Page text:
And what does that look like specifically?
Drinking enough, eating a good amount of time beforehand. The meal should be easily digestible so that you don't get stomach cramps, so not too fatty and only a few fibres. After the exercise session, if you don't want to lose weight, it's a matter of balancing: Carbs and fiber. I can eat a banana and drink a glass of milk.
And how can I boost my receptors via the exercise session?
By stimulating the body, for example with the help of the "train low" training method. It comes from competitive sports, but can also be used in hobby sports. For example, if I want to make greater use of the fat metabolism in my workout. Then train low is a possibility.
What does Train Low mean?
Simplified, it means: I put my body in a state where it's lacking something, then I train and the mechanism that has to compensate has to adjust.
- Overnight, my liver glycogen is depleted. This means that the liver's carbohydrate reserves are being broken down to maintain my blood sugar levels.
- If I then go for a high intensity jog in the morning on a fasting basis, my muscle glycogen is attacked.
- After this fasting exercise session, I eat low-carb.
- Then I do another training session in the afternoon and I didn't eat carbs during the day.
- Then my body has no carbohydrates available. If I don't provide it with carbohydrates during the workout either, it has to get the energy from somewhere else and it goes more into the fat metabolism.
- After the second training session, I can then take carbohydrates again, preferably in combination with proteins. This way the body can regenerate well.
To sum it up , we put the body on a diet as far as carbohydrates are concerned, then I go into the load and then it has to work harder with fat burning. It doesn't go completely in isolation, but this method focuses on fat burning.
If I incorporate the "train low method" into my daily exercise routine once a week, is that enough for medium-term results?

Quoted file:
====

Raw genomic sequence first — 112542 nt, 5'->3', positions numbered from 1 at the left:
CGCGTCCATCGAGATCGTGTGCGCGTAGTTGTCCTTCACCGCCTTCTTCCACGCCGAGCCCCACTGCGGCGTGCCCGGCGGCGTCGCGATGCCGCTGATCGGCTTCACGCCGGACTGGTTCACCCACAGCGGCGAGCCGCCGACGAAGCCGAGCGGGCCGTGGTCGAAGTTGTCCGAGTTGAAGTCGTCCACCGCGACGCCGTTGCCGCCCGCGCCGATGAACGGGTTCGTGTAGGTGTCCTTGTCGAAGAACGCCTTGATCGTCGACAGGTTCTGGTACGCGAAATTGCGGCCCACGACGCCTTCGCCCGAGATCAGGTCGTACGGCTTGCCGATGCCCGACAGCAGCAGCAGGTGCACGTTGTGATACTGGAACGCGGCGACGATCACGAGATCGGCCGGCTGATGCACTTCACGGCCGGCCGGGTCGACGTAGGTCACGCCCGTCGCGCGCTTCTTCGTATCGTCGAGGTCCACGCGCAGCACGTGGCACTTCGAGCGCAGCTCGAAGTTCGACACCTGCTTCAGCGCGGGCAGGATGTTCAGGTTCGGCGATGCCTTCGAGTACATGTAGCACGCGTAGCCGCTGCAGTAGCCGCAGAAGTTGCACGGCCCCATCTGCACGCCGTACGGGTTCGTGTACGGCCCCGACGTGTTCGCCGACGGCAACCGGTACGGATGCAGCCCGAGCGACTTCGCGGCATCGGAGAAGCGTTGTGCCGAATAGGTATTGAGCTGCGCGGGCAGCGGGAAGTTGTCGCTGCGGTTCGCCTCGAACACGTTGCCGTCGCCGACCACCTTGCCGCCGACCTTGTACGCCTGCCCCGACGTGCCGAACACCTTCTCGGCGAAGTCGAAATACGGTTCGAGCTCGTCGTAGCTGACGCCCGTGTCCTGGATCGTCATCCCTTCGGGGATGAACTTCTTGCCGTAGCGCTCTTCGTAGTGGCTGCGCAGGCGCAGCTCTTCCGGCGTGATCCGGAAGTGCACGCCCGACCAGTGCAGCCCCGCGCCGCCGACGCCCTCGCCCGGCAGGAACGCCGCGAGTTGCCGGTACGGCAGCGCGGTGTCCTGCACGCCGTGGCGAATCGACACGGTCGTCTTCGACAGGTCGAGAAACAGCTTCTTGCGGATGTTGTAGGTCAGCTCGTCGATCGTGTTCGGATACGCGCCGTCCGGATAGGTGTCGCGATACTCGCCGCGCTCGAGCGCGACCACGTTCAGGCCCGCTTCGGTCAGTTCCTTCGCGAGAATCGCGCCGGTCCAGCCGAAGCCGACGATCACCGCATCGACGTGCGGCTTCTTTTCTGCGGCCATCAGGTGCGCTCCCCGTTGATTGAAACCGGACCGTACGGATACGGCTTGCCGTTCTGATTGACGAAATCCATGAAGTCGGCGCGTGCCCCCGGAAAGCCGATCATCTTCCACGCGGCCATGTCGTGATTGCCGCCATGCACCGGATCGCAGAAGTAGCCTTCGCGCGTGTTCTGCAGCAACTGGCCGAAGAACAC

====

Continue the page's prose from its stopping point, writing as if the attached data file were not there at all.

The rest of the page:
Yes. I can stimulate my body with this.
Also a common question on the net: does alcohol stop fat burning?
If I drank alcohol, then the body focuses more on the breakdown of alcohol, so that other metabolic mechanisms suffer. That's why I block myself when I drink alcohol and do sports, because then everything is misdirected. In other words, when alcohol is in the blood, our body has to detoxify and our performance suffers as a result.
In times of vegan nutrition, the topic of whether vegan nutrition is particularly good for the regeneration phase comes up again and again. How do you see this from a scientific point of view?
These discussions cannot be held at the moment because there is simply no scientific basis for them. What is always propagated with the vegan diet are case studies. These are individuals who may have seen a positive effect on themselves. But you can't extrapolate from individuals to the population, that doesn't work. In the vegan diet there are too few studies, too few long-term studies, or even well-done studies. The data situation is very poor. Here I am afraid to make hard statements.
What is the best thing to drink while exercising? What gives me wings, if you will?
Basically, the main factor is how quickly the drink is released from the stomach into the intestines. This is called gastric retention time or gastric emptying time. The thinner, called "hypotonic" in the jargon, the shorter the retention time. Tap water and thin teas are accordingly fast in the intestine. Hypertonic drinks/liquids (i.e. with a higher osmotic pressure) stay longer in the stomach and therefore enter the intestine later and from there into the body.
These include coffee or soft drinks. Which is also what advertisements like to suggest: You take a magnesium shot to you and everything goes better. This is only partly true, because the magnesium peak is only reached two hours after taking it. By then, many recreational runners are already back on the couch. In addition, many do not tolerate these highly concentrated shots and get diarrhea. If you think you need magnesium in high doses, you should take it beforehand.
To conclude this insightful interview with Dr. Hande Hofmann, we answer some more questions about losing weight below.
Approximately, you burn 30 to 40 calories for 1,000 steps, which translates to between 300 and 400 calories for 10,000 steps.
The calorie requirement is always individual. Factors such as body size, weight, goals, calorie intake and calorie deficit are relevant factors. The calorie deficit should be 10 percent of the daily intake - at 2,000 calories per day, this corresponds to a deficit of 200 calories.